The inaugural Alliance of American Football season kicked off this past weekend, and for at least one week, it has been a success.
According to Action Network's Darren Rovell, the AAF went head-to-head with the NBA and outdrew the Houston Rockets-Oklahoma City Thunder clash in overnight ratings.
And while many people around the country enjoyed watching football, some may not be fully aware of the league's behind-the-scene details.
The organization consists of eight teams that play a 10-week schedule. The top four teams from the regular season will qualify for the playoffs, and the championship game is set for April 27.
AAF co-founder Bill Polian revealed to Rovell, then of ESPN, in July 2018 that players will receive three-year, non-guaranteed contracts worth $250,000. The pacts include health insurance and an education stipend for any player who registers one year of service time.
Meanwhile, players are allowed to sign with NFL teams while under contract in the AAF. Per Pro Football Talk's Mike Florio, "NFL out" clauses become available from post-AAF championship game through Dec. 1 of each calendar year.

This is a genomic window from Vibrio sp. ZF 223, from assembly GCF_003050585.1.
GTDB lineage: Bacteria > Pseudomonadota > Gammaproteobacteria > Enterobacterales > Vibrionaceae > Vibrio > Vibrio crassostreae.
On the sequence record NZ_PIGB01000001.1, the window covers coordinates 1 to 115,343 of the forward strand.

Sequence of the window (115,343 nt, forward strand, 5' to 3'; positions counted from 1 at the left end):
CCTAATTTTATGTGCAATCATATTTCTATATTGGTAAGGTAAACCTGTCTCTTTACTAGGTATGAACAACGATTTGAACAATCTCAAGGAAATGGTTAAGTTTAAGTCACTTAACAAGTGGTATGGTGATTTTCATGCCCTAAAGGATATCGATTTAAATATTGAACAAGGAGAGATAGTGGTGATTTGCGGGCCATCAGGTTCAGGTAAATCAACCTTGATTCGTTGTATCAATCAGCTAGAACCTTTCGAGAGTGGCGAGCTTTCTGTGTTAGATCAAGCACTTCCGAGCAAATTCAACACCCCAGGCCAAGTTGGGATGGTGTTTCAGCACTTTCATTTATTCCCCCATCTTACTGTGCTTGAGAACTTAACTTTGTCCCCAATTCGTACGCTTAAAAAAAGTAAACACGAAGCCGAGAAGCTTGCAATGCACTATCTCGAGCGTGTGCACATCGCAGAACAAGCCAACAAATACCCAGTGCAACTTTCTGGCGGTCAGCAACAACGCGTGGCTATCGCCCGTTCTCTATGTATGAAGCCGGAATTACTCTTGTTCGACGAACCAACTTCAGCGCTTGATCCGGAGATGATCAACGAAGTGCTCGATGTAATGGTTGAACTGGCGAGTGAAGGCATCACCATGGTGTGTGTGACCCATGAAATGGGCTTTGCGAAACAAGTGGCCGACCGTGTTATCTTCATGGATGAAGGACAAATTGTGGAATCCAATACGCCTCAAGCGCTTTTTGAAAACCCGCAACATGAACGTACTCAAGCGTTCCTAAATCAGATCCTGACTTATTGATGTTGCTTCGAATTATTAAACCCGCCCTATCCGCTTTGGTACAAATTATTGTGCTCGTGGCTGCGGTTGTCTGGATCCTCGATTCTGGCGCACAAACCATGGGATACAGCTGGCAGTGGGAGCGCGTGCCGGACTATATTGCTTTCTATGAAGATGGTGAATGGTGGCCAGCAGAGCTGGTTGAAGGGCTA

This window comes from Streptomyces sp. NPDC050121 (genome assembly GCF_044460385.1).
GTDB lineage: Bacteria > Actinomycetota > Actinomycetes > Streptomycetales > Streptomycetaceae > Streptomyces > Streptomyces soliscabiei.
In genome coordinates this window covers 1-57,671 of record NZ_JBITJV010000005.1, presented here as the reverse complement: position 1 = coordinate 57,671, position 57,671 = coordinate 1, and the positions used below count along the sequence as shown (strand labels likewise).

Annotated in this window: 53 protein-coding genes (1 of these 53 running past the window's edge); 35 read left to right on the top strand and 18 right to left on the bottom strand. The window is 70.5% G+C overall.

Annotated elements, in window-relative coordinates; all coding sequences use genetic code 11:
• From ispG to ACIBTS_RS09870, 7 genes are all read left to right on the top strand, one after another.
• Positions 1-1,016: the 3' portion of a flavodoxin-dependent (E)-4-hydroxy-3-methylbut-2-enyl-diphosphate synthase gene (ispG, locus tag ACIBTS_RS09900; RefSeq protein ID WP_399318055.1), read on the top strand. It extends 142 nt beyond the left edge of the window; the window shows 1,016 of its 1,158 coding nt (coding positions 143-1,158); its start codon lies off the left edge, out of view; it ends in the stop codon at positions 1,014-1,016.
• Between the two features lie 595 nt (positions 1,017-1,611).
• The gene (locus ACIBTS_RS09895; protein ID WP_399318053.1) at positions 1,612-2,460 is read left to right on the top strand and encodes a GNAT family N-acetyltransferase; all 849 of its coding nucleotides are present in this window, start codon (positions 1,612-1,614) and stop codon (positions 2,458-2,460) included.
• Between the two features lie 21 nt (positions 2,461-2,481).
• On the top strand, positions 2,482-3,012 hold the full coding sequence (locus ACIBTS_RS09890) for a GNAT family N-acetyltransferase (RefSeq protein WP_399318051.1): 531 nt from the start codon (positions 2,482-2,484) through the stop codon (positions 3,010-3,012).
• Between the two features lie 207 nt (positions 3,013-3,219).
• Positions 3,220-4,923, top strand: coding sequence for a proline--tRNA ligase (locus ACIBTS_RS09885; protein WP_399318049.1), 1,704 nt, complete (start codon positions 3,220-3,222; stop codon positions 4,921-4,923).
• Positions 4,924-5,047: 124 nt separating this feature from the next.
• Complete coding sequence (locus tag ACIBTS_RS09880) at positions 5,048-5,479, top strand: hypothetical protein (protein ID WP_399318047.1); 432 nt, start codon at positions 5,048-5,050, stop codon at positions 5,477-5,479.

That timetable figures to work well for potential NFL prospects. The AAF season starts the week after the Super Bowl, and at least for this year, runs through the weekend of the NFL draft. Should an NFL team come calling, AAF players will essentially have as much time as a rookie to get acclimated should they sign at the beginning of the window.
It's important to note that AAF players will not be able to officially sign with NFL franchises at the beginning of NFL free agency, which gets underway on an annual basis in March.
Florio pointed out that the "NFL out" clauses give the AAF an advantage over the Canadian Football League, which does not permit its players to leave their contracts for the NFL. The CFL did, however, reinstate an "NFL window" last July that allows players entering the final year of their contract to sign with NFL teams, although they cannot leave until after their CFL contract expires.